James Gunn is back with Marvel Studios, and calls are growing for Marvel Comics to also rehire Star Wars comic book writer Chuck Wendig. A prolific author, Wendig first got involved in Star Wars when he wrote the Aftermath trilogy of novels. His inclusion of LGBTQ characters led to his becoming the target of a vocal online campaign, and Wendig took on the trolls on social media directly.
In October last year, this online debate ultimately got Wendig fired from Marvel Comics. Marvel execs considered his tweets to be both too political and too vulgar; they fired him from both the upcoming Shadow of Vader miniseries and another project that was yet to be announced. An unrepentant Wendig went public about the reason for the firing, which he considered to be completely independent of Lucasfilm. In Wendig's view, it was the wrong call. As he pointed out, it encourages the trolls, convincing them that - if they can just goad and abuse an artist into responding - they can achieve their goal and get them fired. "It does set a troubling precedent," Wendig wrote. "One we’ve seen already – James Gunn, Jessica White, and so on – of folks fired because they riled up the wasp’s nest of asterisk-gate."
Disney has relented with James Gunn, impressed by the director's maturity and re-hiring him to helm Guardians of the Galaxy Vol. 3. That's inevitably led to similar calls for Marvel Comics to do the same with Chuck Wendig, another victim of an online campaign of harassment.
Of course, it's entirely possible that Marvel will indeed relent; but it has to be noted that there are significant differences between Gunn's case and what happened to Chuck Wendig. The most obvious is that Gunn was fired by Disney, whereas Marvel execs were the ones who decided to fire Wendig. That's actually an important distinction, because there's been some concern that Marvel Comics is taking a more conservative approach to their hiring and firing recently; in September last year, Marvel canceled feminist writer Chelsea Cain's Vision comic just two months before its release. If these concerns are accurate, then their re-hiring Wendig is a lot more unlikely.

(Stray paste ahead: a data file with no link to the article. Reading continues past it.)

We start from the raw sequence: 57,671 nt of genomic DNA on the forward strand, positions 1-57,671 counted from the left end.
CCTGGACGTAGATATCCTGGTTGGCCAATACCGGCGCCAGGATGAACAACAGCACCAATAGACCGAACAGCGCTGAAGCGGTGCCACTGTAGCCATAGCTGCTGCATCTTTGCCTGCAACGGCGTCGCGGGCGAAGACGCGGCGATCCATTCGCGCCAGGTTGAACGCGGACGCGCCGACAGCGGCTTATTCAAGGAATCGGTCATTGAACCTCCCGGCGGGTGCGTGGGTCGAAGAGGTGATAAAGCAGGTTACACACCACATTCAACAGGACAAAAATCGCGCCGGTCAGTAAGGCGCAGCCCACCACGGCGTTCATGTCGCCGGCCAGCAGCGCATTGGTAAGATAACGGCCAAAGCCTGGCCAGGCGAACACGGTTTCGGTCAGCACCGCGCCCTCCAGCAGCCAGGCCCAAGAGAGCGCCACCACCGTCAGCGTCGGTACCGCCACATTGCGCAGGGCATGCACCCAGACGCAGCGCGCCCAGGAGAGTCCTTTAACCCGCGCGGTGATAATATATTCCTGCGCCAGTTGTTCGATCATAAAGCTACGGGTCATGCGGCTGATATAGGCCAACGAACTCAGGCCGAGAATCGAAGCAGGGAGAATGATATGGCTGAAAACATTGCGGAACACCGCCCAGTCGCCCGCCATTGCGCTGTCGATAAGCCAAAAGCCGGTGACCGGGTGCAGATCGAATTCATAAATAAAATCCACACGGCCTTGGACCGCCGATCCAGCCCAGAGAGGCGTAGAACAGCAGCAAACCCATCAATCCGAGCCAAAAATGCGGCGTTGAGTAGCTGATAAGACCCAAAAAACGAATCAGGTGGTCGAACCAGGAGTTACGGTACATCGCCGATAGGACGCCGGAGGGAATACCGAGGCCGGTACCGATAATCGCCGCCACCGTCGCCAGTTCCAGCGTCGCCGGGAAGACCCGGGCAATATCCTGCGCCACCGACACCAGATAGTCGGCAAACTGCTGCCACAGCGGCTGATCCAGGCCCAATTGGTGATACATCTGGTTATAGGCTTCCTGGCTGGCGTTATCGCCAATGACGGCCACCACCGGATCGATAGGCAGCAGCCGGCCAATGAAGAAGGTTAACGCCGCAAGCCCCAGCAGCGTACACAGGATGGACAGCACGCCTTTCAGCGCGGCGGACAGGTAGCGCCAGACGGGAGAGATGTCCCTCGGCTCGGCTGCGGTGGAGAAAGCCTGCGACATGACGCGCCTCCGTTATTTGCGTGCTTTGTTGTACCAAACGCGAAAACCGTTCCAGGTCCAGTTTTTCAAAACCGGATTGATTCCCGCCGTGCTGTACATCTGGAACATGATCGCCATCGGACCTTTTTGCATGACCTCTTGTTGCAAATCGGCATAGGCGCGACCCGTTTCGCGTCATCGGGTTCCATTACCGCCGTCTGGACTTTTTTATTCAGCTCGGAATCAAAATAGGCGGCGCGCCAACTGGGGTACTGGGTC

Both Gunn and Wendig were targeted for their anti-Trump leanings, but in Gunn's case he was fired because of old social media comments that were unearthed. In contrast, Wendig fought his own corner on social media and, to be fair to Marvel, was pretty vulgar. Where Gunn has been repentant, Wendig clearly doesn't believe he did anything wrong in the first place. Gunn didn't attempt to defend his actions, but instead accepted responsibility for what he'd done in the past and he didn't have a bad word to say about Disney over the last few months. In contrast, Wendig went public with the whole affair, and made it abundantly clear that he feels Marvel made a mistake. The truth is, as a celebrated author, to Wendig comics were only ever an extra string to his bow; he enjoyed making them, and he'd like to write them again, but his focus was still on his novels. As a result, when he felt Marvel had been out of order, he had no qualms about airing his concerns in public.
The examples of Gunn and Wendig are similar on a superficial level; both the director and the writer were fired as a result of right-wing social media campaigns. But there are crucial differences, and these make it unlikely that Wendig will return to Marvel Comics. Still, the reality is that just a month ago nobody would have predicted James Gunn's return to Guardians of the Galaxy Vol. 3; Wendig's return is theoretically possible as well. It's just not particularly probable.